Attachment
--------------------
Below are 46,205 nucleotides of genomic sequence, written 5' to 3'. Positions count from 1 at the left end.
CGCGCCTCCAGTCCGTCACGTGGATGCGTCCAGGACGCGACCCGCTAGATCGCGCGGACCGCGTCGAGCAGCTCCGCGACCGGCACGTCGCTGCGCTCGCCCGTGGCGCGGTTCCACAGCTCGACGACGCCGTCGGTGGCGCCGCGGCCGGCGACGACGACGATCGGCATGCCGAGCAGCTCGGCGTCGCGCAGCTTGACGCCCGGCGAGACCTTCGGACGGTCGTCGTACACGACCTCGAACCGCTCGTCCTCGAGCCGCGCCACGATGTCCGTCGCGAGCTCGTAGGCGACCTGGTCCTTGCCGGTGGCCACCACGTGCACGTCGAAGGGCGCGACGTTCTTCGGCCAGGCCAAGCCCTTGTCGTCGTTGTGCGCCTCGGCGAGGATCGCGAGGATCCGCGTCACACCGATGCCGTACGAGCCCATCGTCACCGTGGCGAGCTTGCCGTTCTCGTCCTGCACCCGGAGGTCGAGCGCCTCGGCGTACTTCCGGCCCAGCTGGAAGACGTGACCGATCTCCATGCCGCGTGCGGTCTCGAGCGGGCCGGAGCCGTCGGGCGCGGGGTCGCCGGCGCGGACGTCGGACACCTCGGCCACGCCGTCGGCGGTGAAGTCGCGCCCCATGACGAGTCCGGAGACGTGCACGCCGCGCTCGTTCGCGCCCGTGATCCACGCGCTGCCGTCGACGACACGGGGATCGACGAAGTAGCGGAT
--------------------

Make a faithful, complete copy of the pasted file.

Below are 46,205 nucleotides of genomic sequence, written 5' to 3'. Positions count from 1 at the left end.
CGCGCCTCCAGTCCGTCACGTGGATGCGTCCAGGACGCGACCCGCTAGATCGCGCGGACCGCGTCGAGCAGCTCCGCGACCGGCACGTCGCTGCGCTCGCCCGTGGCGCGGTTCCACAGCTCGACGACGCCGTCGGTGGCGCCGCGGCCGGCGACGACGACGATCGGCATGCCGAGCAGCTCGGCGTCGCGCAGCTTGACGCCCGGCGAGACCTTCGGACGGTCGTCGTACACGACCTCGAACCGCTCGTCCTCGAGCCGCGCCACGATGTCCGTCGCGAGCTCGTAGGCGACCTGGTCCTTGCCGGTGGCCACCACGTGCACGTCGAAGGGCGCGACGTTCTTCGGCCAGGCCAAGCCCTTGTCGTCGTTGTGCGCCTCGGCGAGGATCGCGAGGATCCGCGTCACACCGATGCCGTACGAGCCCATCGTCACCGTGGCGAGCTTGCCGTTCTCGTCCTGCACCCGGAGGTCGAGCGCCTCGGCGTACTTCCGGCCCAGCTGGAAGACGTGACCGATCTCCATGCCGCGTGCGGTCTCGAGCGGGCCGGAGCCGTCGGGCGCGGGGTCGCCGGCGCGGACGTCGGACACCTCGGCCACGCCGTCGGCGGTGAAGTCGCGCCCCATGACGAGTCCGGAGACGTGCACGCCGCGCTCGTTCGCGCCCGTGATCCACGCGCTGCCGTCGACGACACGGGGATCGACGAAGTAGCGGAT